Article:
Finding and reinforcing best work flows helps nurseries run a tighter ship
Walk into JLPN Inc., a seeding operation and nursery in Salem, Oregon, and even if you’re not familiar with how to harvest or grade container seedlings, you’d soon be doing it like an experienced hand.
How? Simply by looking at the laminated diagrams that JLPN has on hand. They show just how everything needs to be done and how it all needs to be laid out, both in design, process and quality standards.
“Anybody with no prior knowledge could take our standard work form and know exactly how to set up our grading process,” said John Lewis, owner of the Salem, Oregon-based propagation nursery. “We follow the standard work because we have documented reality and proven that this is the least wasteful way of doing the process.”
That term that Lewis used twice — standard work — is one of the key concepts of Lean. It is the idea that, once the most efficient and effective process has been determined for producing a particular product or outcome, that process is documented in detail so that it is followed consistently and can be passed from team member to team member with ease.
It ensures that there is some standardization and that institutional knowledge doesn’t drain out of a business when employees leave.
It also is a concept that, combined with the other principles of Lean, can help contribute to the overall benefits that nurseries realize when operating in the Lean way.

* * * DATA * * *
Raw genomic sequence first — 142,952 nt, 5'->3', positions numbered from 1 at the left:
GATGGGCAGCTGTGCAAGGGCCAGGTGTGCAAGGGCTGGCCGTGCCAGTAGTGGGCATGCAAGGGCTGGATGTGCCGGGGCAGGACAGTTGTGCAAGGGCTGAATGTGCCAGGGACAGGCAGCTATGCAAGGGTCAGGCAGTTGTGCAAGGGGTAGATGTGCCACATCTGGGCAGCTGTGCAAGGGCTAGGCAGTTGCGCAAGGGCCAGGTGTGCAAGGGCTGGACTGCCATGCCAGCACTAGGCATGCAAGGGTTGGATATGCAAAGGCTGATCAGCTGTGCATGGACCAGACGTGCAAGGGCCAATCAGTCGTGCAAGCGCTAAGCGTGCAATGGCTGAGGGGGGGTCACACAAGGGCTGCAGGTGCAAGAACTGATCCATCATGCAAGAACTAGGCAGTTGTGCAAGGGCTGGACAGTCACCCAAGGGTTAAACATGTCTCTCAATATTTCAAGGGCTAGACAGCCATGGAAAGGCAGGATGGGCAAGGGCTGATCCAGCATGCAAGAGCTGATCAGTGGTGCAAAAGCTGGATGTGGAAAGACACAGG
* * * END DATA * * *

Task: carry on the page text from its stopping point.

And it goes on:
“The biggest benefits of lean are saving time, saving money and ending up with happier employees,” said Jessica Lowden, supply chain manager at Al’s Garden and Home in Portland. “Lean and continuous flow (another Lean principle) give employees processes that don’t feel like they are spending time wasting time.”
At its most basic, the Lean concept of standard work is simply defining the most efficient method to accomplish a task or produce a product and then following that method without deviation. It breaks down the methods into detailed, manageable steps that eliminate waste and ensure that every employee is essentially working on the process in the exact same way.
For Lewis, one of the most effective examples has been bringing standard work through the laminated diagrams to JLPN’s to is process for harvesting and grading container seedlings. Prior to implementing Lean — including continuous flow or improvement, which focuses on moving a single unit through each step of the manufacturing process from beginning to end, rather than multiple units at a time — Lewis said JLPN had much less uniformity in its products and processes. Bringing in standard work helped tighten the ship.
“Before we had continuous flow and standard work measures in place … every crew might set up a planting, or grading process a different way, with a different layout, more or less crew, or equipment, based on who was available,” he said. “With standard work, they know how many crew, tractors, machines, and tools are needed to complete every job.”
At Al’s, Lowden said the company started its Lean initiatives in 2018, including implementing standard work for its entire receiving team.
“We have a manual, visual guides, and most importantly, we are all thinking Lean,” she said.